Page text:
Luxury brands have been blind to the opportunity of e-commerce, says Harriet Williams, group multi-channel director of JAB Luxury, who came on board just as L2, the New York based digital research unit, ranked one of the group’s key brands (Bally) as ‘digitally challenged’ in 2013.
‘From a brand point of view, the most important initial consumer interaction is a brand website. One of the most predominant behaviours is to research online then go into store to purchase. 90% of luxury brands don’t have a reserve online and collect in store service, we are learning from luxury department stores, who have been much better at integrating the digital and retail experience in-store.
‘Since 2013 we have been integrating our online and offline offers. Now customers can order online anywhere and purchases will be fulfilled from stores instead of warehouses. Now omnichannel is happening across the group’s portfolio of brands including Jimmy Choo, Belstaff and Bally.
‘Mobile is very important for us – 50% of our online traffic comes from mobile devices,’ says Williams. ‘All our brands have responsive mobile websites, this is the way people shop and the way forward. Integrating content and commerce via detailed ‘how to get the look’ and shoppable look books has also led to more engagement from email marketing, where we get 70% of traffic,’ says Williams.
JAB Luxury is also pursuing a virtual retail approach to the digital shopping experience. ‘Customers can use Google Maps to shop our stores virtually. For example at Jimmy Choo’s bridal boutique, or Bally’s made to order and monogramming services,’ says Williams. ‘By launching with a minimal viable product we can get speed to market and create an experience from the technology, online is more than just about driving the conversion rates.’
Real time social feeds
Twitter’s real-time experience is turning into a live one, courtesy of new app Periscope. ‘Now Periscope is changing the landscape,’ says David Wilding, Twitter’s head of planning. ‘It’s a broadcast app that makes whatever you are doing live to all your followers. It has huge potential for fashion weeks or events.’ He gives the example of Davina McCall (TV presenter) giving a live red carpet commentary on Periscope for the BAFTA TV awards earlier this year. ‘Think about how fashion brands can include fans into content – now possible live and immediately on Periscope,’ says Wilding.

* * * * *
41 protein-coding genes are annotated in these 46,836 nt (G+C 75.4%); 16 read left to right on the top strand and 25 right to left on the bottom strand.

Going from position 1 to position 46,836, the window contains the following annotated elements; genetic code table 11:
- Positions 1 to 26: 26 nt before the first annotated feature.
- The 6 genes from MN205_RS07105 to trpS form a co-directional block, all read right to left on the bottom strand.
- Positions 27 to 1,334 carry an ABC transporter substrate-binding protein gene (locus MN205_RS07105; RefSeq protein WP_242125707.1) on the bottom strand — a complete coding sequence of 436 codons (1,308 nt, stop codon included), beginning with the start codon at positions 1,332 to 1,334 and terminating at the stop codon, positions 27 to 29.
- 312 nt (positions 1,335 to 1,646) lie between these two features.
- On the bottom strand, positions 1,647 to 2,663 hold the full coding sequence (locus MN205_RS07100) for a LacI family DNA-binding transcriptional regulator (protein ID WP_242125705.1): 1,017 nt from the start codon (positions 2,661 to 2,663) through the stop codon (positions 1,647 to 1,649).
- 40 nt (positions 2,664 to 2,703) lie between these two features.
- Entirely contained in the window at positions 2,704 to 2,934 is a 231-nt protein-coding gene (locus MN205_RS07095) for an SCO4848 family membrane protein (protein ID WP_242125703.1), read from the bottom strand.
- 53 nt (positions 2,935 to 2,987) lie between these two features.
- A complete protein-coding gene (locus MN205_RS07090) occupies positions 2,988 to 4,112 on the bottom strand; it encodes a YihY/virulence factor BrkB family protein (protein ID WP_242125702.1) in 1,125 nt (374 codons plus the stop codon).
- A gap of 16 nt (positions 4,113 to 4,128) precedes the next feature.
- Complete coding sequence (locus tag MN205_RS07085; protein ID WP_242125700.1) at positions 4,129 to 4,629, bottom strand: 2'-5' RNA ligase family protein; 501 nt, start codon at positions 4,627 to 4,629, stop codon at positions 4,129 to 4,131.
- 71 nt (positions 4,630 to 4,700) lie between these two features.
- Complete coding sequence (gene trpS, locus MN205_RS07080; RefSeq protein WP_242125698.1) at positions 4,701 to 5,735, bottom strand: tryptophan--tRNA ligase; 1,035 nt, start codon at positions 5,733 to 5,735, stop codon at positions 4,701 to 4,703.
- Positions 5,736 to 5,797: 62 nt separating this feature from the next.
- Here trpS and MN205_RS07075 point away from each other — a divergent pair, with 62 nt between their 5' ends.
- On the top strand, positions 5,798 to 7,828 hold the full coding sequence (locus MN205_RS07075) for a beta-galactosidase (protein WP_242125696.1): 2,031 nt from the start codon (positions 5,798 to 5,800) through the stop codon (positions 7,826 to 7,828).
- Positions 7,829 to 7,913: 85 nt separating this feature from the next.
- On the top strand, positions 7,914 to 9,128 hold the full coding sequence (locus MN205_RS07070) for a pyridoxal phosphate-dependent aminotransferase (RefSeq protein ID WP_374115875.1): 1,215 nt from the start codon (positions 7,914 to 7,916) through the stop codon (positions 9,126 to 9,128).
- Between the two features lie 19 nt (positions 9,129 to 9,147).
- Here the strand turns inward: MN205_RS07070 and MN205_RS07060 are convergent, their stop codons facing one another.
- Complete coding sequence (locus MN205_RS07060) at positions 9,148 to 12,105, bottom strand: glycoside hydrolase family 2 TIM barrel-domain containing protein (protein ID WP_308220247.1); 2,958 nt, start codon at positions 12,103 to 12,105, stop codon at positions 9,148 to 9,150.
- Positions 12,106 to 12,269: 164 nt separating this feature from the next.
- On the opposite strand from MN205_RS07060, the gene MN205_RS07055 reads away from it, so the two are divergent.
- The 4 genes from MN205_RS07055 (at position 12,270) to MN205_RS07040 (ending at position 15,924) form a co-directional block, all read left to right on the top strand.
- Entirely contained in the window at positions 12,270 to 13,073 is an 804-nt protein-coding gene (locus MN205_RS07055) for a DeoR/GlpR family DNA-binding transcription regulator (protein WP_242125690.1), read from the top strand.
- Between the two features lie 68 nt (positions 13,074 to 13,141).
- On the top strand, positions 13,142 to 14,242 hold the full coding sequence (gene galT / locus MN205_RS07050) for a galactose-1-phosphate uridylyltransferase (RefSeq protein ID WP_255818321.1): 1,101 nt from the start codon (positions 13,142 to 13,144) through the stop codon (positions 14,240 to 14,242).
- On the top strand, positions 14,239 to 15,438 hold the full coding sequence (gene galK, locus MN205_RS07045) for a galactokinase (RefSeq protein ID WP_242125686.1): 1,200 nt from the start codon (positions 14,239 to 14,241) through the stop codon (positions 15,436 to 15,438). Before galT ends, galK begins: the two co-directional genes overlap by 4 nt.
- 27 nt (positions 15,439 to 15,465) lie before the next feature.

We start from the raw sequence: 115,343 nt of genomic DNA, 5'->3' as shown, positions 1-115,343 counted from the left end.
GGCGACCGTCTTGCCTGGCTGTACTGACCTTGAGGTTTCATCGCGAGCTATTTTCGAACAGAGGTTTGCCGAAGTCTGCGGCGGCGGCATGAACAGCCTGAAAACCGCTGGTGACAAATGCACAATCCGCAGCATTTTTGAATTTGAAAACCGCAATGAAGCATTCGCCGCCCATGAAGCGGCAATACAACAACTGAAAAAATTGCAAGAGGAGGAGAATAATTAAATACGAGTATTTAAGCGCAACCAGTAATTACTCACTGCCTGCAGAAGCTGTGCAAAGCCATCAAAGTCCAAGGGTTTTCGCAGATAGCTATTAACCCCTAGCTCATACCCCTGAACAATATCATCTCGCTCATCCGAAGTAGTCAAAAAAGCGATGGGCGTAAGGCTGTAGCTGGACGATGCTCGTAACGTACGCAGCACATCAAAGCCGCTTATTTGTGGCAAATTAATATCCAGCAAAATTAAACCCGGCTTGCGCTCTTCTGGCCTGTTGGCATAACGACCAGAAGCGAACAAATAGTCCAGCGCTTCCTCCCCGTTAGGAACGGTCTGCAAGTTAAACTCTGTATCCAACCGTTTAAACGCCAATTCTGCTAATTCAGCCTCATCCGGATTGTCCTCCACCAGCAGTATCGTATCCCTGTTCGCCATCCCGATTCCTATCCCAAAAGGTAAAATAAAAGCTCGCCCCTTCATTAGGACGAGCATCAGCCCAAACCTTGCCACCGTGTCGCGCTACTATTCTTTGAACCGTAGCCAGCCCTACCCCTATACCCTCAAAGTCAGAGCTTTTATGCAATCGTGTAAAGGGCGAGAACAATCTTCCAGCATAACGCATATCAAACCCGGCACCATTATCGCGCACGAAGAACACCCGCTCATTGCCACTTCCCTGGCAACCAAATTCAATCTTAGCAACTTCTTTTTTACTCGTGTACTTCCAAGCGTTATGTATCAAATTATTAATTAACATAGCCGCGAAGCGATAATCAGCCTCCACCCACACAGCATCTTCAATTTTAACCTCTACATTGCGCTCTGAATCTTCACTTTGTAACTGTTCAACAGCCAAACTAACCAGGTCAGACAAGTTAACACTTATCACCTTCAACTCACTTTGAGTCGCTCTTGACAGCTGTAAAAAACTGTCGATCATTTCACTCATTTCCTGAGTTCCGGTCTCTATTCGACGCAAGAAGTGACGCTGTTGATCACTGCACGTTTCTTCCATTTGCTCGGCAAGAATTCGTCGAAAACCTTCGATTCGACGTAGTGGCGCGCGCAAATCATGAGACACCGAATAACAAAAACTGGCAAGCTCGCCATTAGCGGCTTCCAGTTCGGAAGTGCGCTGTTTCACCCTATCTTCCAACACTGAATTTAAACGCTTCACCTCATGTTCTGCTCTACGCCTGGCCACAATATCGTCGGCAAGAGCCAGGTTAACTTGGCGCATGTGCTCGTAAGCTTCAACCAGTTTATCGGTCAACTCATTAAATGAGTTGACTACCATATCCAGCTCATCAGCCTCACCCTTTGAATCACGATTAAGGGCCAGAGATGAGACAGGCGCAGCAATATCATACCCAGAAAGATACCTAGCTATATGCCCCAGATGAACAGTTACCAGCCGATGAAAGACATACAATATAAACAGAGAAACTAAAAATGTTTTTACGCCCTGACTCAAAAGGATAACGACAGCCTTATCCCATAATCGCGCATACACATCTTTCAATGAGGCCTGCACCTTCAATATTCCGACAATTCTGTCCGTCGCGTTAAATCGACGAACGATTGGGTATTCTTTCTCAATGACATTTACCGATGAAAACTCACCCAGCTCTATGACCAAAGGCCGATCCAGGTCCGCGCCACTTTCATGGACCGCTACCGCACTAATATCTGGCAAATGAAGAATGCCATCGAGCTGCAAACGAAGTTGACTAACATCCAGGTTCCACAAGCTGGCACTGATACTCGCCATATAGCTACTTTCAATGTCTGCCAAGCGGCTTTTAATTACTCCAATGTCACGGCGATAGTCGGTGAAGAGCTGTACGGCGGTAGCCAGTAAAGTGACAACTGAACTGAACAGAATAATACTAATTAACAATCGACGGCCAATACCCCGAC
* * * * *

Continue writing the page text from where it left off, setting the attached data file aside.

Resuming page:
Early adopting brands have jumped onto Periscope to experiment with content for followers. For example, Urban Outfitters has broadcast live bands in-store via Periscope feeds and social media influencers including Tom Green and Eliza Licht have taken to promoting their respective latest film/book with live Q&As. Burberry was the first fashion brand to live stream a show on the platform, when it travelled to Los Angeles for its recent womenswear show.
According to the same research, 56% of users say Twitter gives them access to influencers, while 47% of fashion and beauty fans buy from their favourite brands through Twitter.
YouTube can be a useful brand activation social tool where followers of the platform’s growing roster of beauty, fashion, fitness, food and DIY personalities are driving sales. ‘Video influences purchase in real time,’ says Katie Jenkins, industry manager, fashion, luxury and beauty, who adds one in three users say they’ve bought something from a how to video.
‘It’s a very competitive landscape with key fashion and beauty influencers including Zoella, Pixie Woo and Tanja Burr dictating new consumer behaviours. Brands can learn their language and see new selling techniques via regular video updates. Fashion and beauty fans want their questions answered, they want authenticity and they want real life role models – they get all these things on YouTube.
Net-a-Porter’s new social shopping app, The NetSet is a democratic approach to luxury, mixing a highly engaged social community of global fashionistas with user generated trends and visual search data. ‘Everyone can have a social shopping experience on the NetSet,’ says Sarah Watson, Net-a-Porter’s VP social commerce. ‘The more you contribute to the platform, the more you get out of it, it’s a pyramid approach, we want people to talk about all the content they are creating and to foster new connections. We’re not looking for mass, this is niche commerce, our KPIs are based around engagement, we hope it will inspire people to find new fashion inspiration and shop via the app.’
* An edited version of this report first appeared on LS:N Global (sub required).